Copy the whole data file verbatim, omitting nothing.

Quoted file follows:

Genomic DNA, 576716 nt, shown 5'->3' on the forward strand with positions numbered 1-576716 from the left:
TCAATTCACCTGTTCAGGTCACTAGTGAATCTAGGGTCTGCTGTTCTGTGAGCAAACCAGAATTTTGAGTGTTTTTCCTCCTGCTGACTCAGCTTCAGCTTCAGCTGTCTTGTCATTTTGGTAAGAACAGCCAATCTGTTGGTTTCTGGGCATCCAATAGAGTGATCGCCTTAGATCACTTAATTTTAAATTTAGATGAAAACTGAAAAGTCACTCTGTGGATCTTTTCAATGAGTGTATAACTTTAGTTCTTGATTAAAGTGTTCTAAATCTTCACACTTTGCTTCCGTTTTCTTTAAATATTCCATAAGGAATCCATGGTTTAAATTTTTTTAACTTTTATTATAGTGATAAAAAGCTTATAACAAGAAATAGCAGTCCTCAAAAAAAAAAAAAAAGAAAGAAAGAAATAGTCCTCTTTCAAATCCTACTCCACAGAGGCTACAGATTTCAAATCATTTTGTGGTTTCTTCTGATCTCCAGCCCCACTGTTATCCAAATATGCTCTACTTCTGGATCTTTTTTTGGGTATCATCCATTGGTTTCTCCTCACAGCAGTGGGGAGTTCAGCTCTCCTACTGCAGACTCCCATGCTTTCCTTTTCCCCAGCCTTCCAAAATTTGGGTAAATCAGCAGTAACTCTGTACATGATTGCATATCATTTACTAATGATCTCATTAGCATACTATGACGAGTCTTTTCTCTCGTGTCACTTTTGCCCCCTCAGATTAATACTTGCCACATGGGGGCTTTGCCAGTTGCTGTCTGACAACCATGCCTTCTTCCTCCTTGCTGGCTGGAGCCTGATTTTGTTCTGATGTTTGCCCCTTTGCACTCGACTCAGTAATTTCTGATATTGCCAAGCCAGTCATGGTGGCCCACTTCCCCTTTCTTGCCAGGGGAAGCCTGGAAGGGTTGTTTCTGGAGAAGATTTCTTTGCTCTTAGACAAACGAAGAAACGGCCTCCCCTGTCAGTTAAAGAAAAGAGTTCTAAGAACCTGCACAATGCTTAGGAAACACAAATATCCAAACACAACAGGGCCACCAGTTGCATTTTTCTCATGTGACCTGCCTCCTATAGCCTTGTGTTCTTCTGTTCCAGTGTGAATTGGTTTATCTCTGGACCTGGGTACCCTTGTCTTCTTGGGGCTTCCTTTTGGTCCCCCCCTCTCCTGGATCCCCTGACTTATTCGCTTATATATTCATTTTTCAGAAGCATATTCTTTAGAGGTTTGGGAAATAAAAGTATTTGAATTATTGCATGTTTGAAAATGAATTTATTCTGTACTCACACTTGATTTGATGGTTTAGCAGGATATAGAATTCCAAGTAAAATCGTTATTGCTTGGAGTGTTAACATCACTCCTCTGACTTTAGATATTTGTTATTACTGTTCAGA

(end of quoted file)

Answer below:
Genomic DNA, 576716 nt, shown 5'->3' on the forward strand with positions numbered 1-576716 from the left:
TCAATTCACCTGTTCAGGTCACTAGTGAATCTAGGGTCTGCTGTTCTGTGAGCAAACCAGAATTTTGAGTGTTTTTCCTCCTGCTGACTCAGCTTCAGCTTCAGCTGTCTTGTCATTTTGGTAAGAACAGCCAATCTGTTGGTTTCTGGGCATCCAATAGAGTGATCGCCTTAGATCACTTAATTTTAAATTTAGATGAAAACTGAAAAGTCACTCTGTGGATCTTTTCAATGAGTGTATAACTTTAGTTCTTGATTAAAGTGTTCTAAATCTTCACACTTTGCTTCCGTTTTCTTTAAATATTCCATAAGGAATCCATGGTTTAAATTTTTTTAACTTTTATTATAGTGATAAAAAGCTTATAACAAGAAATAGCAGTCCTCAAAAAAAAAAAAAAAGAAAGAAAGAAATAGTCCTCTTTCAAATCCTACTCCACAGAGGCTACAGATTTCAAATCATTTTGTGGTTTCTTCTGATCTCCAGCCCCACTGTTATCCAAATATGCTCTACTTCTGGATCTTTTTTTGGGTATCATCCATTGGTTTCTCCTCACAGCAGTGGGGAGTTCAGCTCTCCTACTGCAGACTCCCATGCTTTCCTTTTCCCCAGCCTTCCAAAATTTGGGTAAATCAGCAGTAACTCTGTACATGATTGCATATCATTTACTAATGATCTCATTAGCATACTATGACGAGTCTTTTCTCTCGTGTCACTTTTGCCCCCTCAGATTAATACTTGCCACATGGGGGCTTTGCCAGTTGCTGTCTGACAACCATGCCTTCTTCCTCCTTGCTGGCTGGAGCCTGATTTTGTTCTGATGTTTGCCCCTTTGCACTCGACTCAGTAATTTCTGATATTGCCAAGCCAGTCATGGTGGCCCACTTCCCCTTTCTTGCCAGGGGAAGCCTGGAAGGGTTGTTTCTGGAGAAGATTTCTTTGCTCTTAGACAAACGAAGAAACGGCCTCCCCTGTCAGTTAAAGAAAAGAGTTCTAAGAACCTGCACAATGCTTAGGAAACACAAATATCCAAACACAACAGGGCCACCAGTTGCATTTTTCTCATGTGACCTGCCTCCTATAGCCTTGTGTTCTTCTGTTCCAGTGTGAATTGGTTTATCTCTGGACCTGGGTACCCTTGTCTTCTTGGGGCTTCCTTTTGGTCCCCCCCTCTCCTGGATCCCCTGACTTATTCGCTTATATATTCATTTTTCAGAAGCATATTCTTTAGAGGTTTGGGAAATAAAAGTATTTGAATTATTGCATGTTTGAAAATGAATTTATTCTGTACTCACACTTGATTTGATGGTTTAGCAGGATATAGAATTCCAAGTAAAATCGTTATTGCTTGGAGTGTTAACATCACTCCTCTGACTTTAGATATTTGTTATTACTGTTCAGA